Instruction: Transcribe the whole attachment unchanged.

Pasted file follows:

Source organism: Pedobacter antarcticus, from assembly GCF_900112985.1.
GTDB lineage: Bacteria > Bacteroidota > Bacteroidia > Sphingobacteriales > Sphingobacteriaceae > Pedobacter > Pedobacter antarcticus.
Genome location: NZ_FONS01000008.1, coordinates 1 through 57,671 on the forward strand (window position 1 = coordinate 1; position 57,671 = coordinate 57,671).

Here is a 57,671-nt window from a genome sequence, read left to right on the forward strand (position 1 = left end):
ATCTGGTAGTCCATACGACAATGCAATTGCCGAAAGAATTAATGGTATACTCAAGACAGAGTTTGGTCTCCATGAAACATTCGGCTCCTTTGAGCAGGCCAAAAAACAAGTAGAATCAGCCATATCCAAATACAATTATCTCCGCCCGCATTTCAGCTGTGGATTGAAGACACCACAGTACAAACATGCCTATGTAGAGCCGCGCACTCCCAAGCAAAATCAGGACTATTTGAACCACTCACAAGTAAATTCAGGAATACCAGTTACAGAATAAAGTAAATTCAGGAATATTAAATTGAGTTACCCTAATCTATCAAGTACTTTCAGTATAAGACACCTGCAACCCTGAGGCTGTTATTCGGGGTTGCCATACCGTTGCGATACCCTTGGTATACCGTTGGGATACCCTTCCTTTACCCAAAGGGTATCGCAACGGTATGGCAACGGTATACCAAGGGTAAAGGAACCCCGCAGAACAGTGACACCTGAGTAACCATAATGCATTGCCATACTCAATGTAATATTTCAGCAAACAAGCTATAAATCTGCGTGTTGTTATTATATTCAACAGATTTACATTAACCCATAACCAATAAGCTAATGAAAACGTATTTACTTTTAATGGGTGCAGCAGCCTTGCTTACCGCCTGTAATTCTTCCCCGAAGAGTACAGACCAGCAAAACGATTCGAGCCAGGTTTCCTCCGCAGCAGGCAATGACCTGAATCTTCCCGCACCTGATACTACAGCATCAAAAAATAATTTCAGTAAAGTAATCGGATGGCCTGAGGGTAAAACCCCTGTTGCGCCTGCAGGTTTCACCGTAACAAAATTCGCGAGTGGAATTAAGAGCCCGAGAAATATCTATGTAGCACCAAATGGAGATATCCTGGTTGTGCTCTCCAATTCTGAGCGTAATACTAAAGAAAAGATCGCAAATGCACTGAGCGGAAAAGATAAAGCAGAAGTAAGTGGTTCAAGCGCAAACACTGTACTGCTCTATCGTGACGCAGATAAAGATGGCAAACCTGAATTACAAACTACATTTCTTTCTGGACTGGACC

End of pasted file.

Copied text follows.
Source organism: Pedobacter antarcticus, from assembly GCF_900112985.1.
GTDB lineage: Bacteria > Bacteroidota > Bacteroidia > Sphingobacteriales > Sphingobacteriaceae > Pedobacter > Pedobacter antarcticus.
Genome location: NZ_FONS01000008.1, coordinates 1 through 57,671 on the forward strand (window position 1 = coordinate 1; position 57,671 = coordinate 57,671).

Here is a 57,671-nt window from a genome sequence, read left to right on the forward strand (position 1 = left end):
ATCTGGTAGTCCATACGACAATGCAATTGCCGAAAGAATTAATGGTATACTCAAGACAGAGTTTGGTCTCCATGAAACATTCGGCTCCTTTGAGCAGGCCAAAAAACAAGTAGAATCAGCCATATCCAAATACAATTATCTCCGCCCGCATTTCAGCTGTGGATTGAAGACACCACAGTACAAACATGCCTATGTAGAGCCGCGCACTCCCAAGCAAAATCAGGACTATTTGAACCACTCACAAGTAAATTCAGGAATACCAGTTACAGAATAAAGTAAATTCAGGAATATTAAATTGAGTTACCCTAATCTATCAAGTACTTTCAGTATAAGACACCTGCAACCCTGAGGCTGTTATTCGGGGTTGCCATACCGTTGCGATACCCTTGGTATACCGTTGGGATACCCTTCCTTTACCCAAAGGGTATCGCAACGGTATGGCAACGGTATACCAAGGGTAAAGGAACCCCGCAGAACAGTGACACCTGAGTAACCATAATGCATTGCCATACTCAATGTAATATTTCAGCAAACAAGCTATAAATCTGCGTGTTGTTATTATATTCAACAGATTTACATTAACCCATAACCAATAAGCTAATGAAAACGTATTTACTTTTAATGGGTGCAGCAGCCTTGCTTACCGCCTGTAATTCTTCCCCGAAGAGTACAGACCAGCAAAACGATTCGAGCCAGGTTTCCTCCGCAGCAGGCAATGACCTGAATCTTCCCGCACCTGATACTACAGCATCAAAAAATAATTTCAGTAAAGTAATCGGATGGCCTGAGGGTAAAACCCCTGTTGCGCCTGCAGGTTTCACCGTAACAAAATTCGCGAGTGGAATTAAGAGCCCGAGAAATATCTATGTAGCACCAAATGGAGATATCCTGGTTGTGCTCTCCAATTCTGAGCGTAATACTAAAGAAAAGATCGCAAATGCACTGAGCGGAAAAGATAAAGCAGAAGTAAGTGGTTCAAGCGCAAACACTGTACTGCTCTATCGTGACGCAGATAAAGATGGCAAACCTGAATTACAAACTACATTTCTTTCTGGACTGGACC